RTI Explained

Effective July 1, 2012, all school districts in NYS must have an RtI program in place as part of its evaluation process to determine if a student in grades K-4 is a student with a learning disability in the area of reading. (NYSED, 2009) Camden Central Schools is continuing development of a District Wide RtI Program. Resources are available at the left of this webpage. These documents were developed to assist teachers with Researched Based Interventions in ELA. For more information regarding RtI please refer to the information provided below or contact the Assistant Superintendent for Instruction at (315) 245-4092.



What is RtI?

RtI is a nationally recognized instructional process that begins with appropriate core instruction; early screening and identification of students who are struggling in academic and behavioral areas; and, continuous monitoring on how well these students respond to changes in targeted instruction to address their learning needs. To ensure that underachievement in a student suspected of having a learning disability is not due to lack of appropriate instruction in reading, effective July 1, 2012, all school districts in NYS must have an RtI process in place as part of its process to determine if a student in grades K-4 is a student with a learning disability in the area of reading." (NYSED, 2009) To view the full memo please click here.


RtI Snapshot

RtI is based on the following core principles:

  • We can effectively teach all children
  • Use a multi-tier model of service delivery
  • Intervene early
  • Use a problem-solving method to make decisions within a multi-tier model
  • Use research-based, scientifically validated interventions/instruction to the extent available
  • Monitor student progress to inform instruction
  • Use data to make decisions
  • Use assessments for three different purposes:

(Joint Paper by the National Association of State Directors of Special Education and the Council of Adminstrators of Special Education, May 2006)


Three key components of RtI are:

High-quality instruction/intervention, which is defined as instruction or intervention matched to student need that has been demonstrated through scientific research and practice to produce high learning rates for most students. Individual response is assessed in RtI and modifications to instruction/ intervention or goals are made depending on results with individual students.

Learning rate and level of performance are the primary sources of information used in ongoing decisionmaking. Learning rate refers to a student’s growth in achievement or behavior competencies over time compared to prior levels of performance and peer growth rates. Level of performance refers to a student’s relative standing on some dimension of achievement/performance compared to expected performance (either criterion- or norm-referenced). Decisions about the use of more or less intense interventions are made using information on learning rate and level. More intense interventions may occur in general education classrooms or pull-out programs supported by general, compensatory or special education funding.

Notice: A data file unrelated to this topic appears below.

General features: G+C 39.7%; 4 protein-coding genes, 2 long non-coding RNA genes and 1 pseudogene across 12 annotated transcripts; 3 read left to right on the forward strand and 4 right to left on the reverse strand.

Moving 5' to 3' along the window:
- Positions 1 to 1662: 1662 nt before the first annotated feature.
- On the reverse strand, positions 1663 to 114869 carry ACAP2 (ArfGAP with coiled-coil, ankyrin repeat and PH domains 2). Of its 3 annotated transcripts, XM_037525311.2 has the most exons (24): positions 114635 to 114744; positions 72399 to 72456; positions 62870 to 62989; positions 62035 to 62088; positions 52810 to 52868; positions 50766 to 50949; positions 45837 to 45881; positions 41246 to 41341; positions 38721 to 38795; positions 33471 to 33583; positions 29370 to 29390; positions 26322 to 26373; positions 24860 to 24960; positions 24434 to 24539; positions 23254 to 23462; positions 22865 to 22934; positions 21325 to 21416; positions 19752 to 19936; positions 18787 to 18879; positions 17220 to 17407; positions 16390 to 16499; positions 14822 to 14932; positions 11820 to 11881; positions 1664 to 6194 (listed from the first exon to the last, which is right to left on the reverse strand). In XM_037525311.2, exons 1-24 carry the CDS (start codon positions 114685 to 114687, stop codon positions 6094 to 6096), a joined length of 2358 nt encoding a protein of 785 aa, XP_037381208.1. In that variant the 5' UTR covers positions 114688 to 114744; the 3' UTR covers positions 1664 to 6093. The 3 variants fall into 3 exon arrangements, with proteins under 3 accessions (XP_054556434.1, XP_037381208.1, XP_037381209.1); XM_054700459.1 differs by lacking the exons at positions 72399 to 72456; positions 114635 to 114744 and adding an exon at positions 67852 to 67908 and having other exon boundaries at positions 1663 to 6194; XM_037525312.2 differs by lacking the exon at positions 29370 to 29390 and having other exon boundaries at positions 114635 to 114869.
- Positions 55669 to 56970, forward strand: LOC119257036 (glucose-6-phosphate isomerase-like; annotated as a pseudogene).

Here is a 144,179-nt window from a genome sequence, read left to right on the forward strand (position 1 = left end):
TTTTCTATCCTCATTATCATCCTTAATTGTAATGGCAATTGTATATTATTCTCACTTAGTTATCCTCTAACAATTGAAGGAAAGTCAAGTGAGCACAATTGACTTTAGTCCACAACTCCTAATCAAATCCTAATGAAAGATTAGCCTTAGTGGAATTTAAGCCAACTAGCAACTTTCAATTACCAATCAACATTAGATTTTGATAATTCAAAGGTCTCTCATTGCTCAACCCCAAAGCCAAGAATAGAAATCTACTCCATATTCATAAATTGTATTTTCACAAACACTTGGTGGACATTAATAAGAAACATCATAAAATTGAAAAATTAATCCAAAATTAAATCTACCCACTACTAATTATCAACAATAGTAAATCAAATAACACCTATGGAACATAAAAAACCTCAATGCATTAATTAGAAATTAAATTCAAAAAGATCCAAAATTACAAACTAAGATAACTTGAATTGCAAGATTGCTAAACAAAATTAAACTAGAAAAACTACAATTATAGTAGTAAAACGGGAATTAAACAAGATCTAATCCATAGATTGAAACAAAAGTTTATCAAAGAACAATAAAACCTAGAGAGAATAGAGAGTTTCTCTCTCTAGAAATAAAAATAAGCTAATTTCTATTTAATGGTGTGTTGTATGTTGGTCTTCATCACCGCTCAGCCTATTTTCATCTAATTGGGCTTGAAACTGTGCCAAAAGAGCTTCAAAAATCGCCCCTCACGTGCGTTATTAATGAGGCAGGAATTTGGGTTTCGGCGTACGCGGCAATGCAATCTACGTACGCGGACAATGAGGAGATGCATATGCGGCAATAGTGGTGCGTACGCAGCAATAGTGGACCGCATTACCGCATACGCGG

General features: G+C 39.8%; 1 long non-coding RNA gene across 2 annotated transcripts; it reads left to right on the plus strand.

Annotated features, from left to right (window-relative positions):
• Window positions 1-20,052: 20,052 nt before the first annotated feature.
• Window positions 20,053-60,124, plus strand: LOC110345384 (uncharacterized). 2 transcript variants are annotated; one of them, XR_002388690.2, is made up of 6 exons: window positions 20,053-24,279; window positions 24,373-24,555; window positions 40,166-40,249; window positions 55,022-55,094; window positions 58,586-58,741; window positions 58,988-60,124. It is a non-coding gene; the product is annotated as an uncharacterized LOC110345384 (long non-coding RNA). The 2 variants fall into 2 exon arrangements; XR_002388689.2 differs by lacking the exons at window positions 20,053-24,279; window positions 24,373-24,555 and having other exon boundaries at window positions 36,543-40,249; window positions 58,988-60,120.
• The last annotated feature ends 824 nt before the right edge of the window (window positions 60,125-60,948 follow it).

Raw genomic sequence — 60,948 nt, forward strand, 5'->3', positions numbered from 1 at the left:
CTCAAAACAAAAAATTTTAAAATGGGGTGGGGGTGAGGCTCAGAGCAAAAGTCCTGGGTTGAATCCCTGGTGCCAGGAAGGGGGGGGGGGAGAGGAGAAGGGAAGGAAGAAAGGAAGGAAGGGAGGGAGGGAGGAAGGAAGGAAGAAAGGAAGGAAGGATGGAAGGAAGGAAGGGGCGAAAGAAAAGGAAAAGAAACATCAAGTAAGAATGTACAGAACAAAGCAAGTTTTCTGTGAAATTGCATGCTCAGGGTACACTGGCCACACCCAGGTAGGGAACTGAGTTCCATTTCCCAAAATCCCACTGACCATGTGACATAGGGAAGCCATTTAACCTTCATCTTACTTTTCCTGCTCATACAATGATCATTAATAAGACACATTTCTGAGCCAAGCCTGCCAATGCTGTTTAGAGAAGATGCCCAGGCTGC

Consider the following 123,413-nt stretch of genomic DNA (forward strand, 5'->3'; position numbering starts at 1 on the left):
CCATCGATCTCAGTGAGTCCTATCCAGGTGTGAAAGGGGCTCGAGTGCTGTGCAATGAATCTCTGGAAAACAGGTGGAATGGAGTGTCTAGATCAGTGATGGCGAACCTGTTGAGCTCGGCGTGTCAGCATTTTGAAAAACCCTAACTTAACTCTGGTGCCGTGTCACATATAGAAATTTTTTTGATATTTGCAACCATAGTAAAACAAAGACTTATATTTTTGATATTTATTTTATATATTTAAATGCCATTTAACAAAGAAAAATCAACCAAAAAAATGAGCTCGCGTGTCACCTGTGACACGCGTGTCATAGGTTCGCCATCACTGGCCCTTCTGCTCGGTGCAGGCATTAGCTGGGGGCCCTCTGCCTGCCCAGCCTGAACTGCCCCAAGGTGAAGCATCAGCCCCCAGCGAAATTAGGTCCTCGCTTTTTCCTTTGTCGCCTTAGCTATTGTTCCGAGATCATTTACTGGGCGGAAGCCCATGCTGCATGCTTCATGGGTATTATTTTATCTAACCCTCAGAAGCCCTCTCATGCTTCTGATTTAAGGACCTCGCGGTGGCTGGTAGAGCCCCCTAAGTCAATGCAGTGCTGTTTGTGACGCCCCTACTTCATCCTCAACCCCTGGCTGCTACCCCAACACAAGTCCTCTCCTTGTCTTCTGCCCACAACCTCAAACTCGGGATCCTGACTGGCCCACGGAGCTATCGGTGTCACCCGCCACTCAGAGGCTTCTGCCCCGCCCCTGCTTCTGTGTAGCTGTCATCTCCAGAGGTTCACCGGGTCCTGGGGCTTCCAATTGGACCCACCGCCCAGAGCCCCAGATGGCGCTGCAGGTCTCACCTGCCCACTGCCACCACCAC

Important educational decisions about intensity and likely duration of interventions are based on individual student response to instruction across multiple tiers of intervention. Decisions about the necessity of more intense interventions, including eligibility for special education, exit from special education or other services, are informed by data on learning rate and level.

(Joint Paper by the National Association of State Directors of Special Education and the Council of Adminstrators of Special Education, May 2006)


Assessment

Assessment in an RtI model is essential. In an RtI problem-solving model, assessment is directly linked to several strategic purposes –

Screening in RtI is an assessment that is provided to all students several times per year with the express purpose of identifying (as early as possible) students who are not making expected progress and to assess the effectiveness of the core curriculum. Those students identified through screening are provided with diagnostic assessments to ascertain specific skill strengths and deficits. After targeted intervention is provided, progress monitoring is employed with students to evaluate the effectiveness of interventions and to determine the intensity of interventions and resources needed to support student learning.

In short, the function of assessment in RtI is to identify at-risk students as early as possible, to gather relevant data to support educational decisionmaking and to impact what the teacher is doing to improve achievement. The framework of assessment tools must be increasingly sensitive to detect subtle changes in achievement in student performance as assessments move from screening to diagnostics to progress monitoring. Research on Curriculum Based Measurement (CBM) is very applicable to RtI and a problem-solving model.